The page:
A rash of events happened last week that can make you a ton of money.
Yet you probably only heard about one of them, and have already dismissed it as immaterial…
Rash Event #1
The Deal: Transfield Services Ltd. (AX: TSE) bought Easternwell for $567 million.
The Rationale: Here we have an Australian oil and gas service company buying a well builder and operator for an eyelash over a half a billion dollars.
Through the purchase, Transfield gains access to customers like BHP Billiton (NYSE: BHP), Cameco (NYSE: CCJ), Chevron (NYSE: CVX), Rio Tinto (NYSE: RIO), and Woodside Petroleum (AX: WPL)… all of which use equipment or services from Easternwell.
The acquisition will help Transfield better execute the $2.2 billion it’s won in contracts this year — and the $29 billion in the pipeline.
The Quote: From CEO Peter Goode: “Acquiring Easternwell enables Transfield Services to build out its existing suite of operations and maintenance services to include higher margin technical services.”
Remember the phrase “higher margin technical services.”
Rash Event #2
The Deal: Wood Group (LSE: WG) paid $958 million to buy private oilfield services provider PSN.
The Rationale: The new brownfield services provider will employ 22,000 people in over 30 countries.
PSN will bring existing clients like Royal Dutch Shell (NYSE: RDS) and Noble Energy (NYSE: NBL) to the Wood Group, roughly doubling its field service order portfolio to more than $6 billion.
The Quote: From the UK’s Telegraph: “The near-$1bn merger will create one of the world’s biggest engineering businesses serving depleting fields, mostly in the North Sea and North America.”
Remember the phrase “serving depleting fields.”
Rash Event #3
The Deal: GE (NYSE: GE) bought UK oil & gas services company Wellstream Holdings (LSE: WSM) for $1.3 billion.
The Rationale: Since Wellstream makes flexible risers and flow-line products, it will help GE capitalize on coming high oil prices. Wellstream is also active in Brazil, where GE would like to establish a position in recently discovered fields off the coast of Rio.
The fields off the coast of Brazil are some of the world’s biggest recent discoveries; but you have to go through 23,000 feet of water, rock, and salt to get to them. GE’s purchase is an attempt to compete with Petrobras (NYSE: PBR) in the region.
The Quote: From AP: “In agreeing to buy Wellstream, GE is looking to bolster its energy services business and tap into what is expected to be strong growth in drilling for oil in deep waters around the globe.”
Remember the phrase “you have to go through 23,000 feet of water, rock and salt to get it.”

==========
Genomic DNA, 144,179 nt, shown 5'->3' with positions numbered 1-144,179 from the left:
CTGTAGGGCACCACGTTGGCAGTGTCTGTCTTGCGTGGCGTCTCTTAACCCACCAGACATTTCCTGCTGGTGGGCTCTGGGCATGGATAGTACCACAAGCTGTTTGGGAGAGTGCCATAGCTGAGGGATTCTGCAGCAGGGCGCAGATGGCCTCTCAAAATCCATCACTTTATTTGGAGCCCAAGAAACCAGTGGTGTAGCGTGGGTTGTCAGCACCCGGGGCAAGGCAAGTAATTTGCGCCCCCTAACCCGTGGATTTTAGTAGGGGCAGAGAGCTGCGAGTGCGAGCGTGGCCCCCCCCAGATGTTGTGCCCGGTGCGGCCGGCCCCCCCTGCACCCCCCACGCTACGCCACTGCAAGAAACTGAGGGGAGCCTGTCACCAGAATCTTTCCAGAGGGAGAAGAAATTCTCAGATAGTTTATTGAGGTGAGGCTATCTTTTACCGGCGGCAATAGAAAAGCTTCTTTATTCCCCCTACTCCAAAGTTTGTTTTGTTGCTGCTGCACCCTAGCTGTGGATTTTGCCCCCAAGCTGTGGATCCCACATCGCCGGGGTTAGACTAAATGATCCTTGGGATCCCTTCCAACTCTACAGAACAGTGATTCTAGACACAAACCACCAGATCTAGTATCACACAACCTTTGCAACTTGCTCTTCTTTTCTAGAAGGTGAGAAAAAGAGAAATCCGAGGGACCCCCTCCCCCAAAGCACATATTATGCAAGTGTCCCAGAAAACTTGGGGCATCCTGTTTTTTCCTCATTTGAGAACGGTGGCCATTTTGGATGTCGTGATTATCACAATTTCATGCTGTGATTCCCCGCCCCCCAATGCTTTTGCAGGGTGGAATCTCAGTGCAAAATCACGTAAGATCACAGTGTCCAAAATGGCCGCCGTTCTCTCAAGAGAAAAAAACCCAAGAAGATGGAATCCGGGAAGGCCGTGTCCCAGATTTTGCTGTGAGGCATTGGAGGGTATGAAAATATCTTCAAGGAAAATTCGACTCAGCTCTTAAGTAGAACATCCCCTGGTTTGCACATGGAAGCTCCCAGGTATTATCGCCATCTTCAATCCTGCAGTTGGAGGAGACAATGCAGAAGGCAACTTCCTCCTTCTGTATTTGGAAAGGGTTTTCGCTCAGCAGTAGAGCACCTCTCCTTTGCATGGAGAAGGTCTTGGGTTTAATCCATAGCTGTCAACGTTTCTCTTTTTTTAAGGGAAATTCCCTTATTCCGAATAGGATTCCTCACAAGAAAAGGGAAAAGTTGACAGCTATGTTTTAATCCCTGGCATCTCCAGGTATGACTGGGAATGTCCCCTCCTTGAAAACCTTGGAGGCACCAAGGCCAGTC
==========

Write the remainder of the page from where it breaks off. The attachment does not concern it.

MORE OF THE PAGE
That’s a pretty severe rash we have here.
What could be the reason for it?
Some would argue high oil prices are the cause of the rash… I would argue high oil prices are another symptom of the rash.
Take another look at those three memorable phrases:
“higher margin technical services.”
“serving depleting fields.”
“you have to go through 23,000 feet of water, rock and salt to get it.”
I submit it’s not high oil prices that’s driving M&A; but rather a decline in discoveries of easily accessible oil.
These deals didn’t include drillers of easy-to-get-to stuff. Every single one involved a company that has expertise in getting energy from hard-to-reach places.
Wellstream makes flexible pipes for deepwater drilling. PSN specializes in boosting production from old wells. Easternwell has advanced coal-seam gas technology.
A recent Reuters write-up provides a similar second opinion:
…the stronger underlying theme is rising interest in techniques for reaching oil that’s hard to get at. Specialists want new capabilities — and the majors want bigger partners. Demand for traditional drilling equipment remains slack despite rising oil prices because new discoveries of conventional fossil fuel deposits have been scarce. Instead, the oil services arms race has focused on how to get at difficult deposits.
It’s the same reason Fortune recommended Transocean (NYSE: RIG) in its 10 Best Stocks for 2011 article, saying “production isn’t keeping up with demand,” resulting in “a greater need for deepwater drilling.”
The result will be continued mergers and acquisition in the oil extraction industry…
And smaller companies will be the biggest beneficiaries.
Finding a company with a novel way to extract oil is as good as gold. And the next buyout candidate may have just shown its hand.
It’s a small engineering firm with specialized “petro-frack” technology that’s already being used at 236 shale sites in North America. Companies like Apache (NYSE: APA), Devon (NYSE: DVN), and Husky Energy (TO: HSE) have all paid to use this technology.
Soon, those oil giants will want to own the technology for themselves. And when that happens, shareholders who got in early will walk away with a fortune.
Call it like you see it,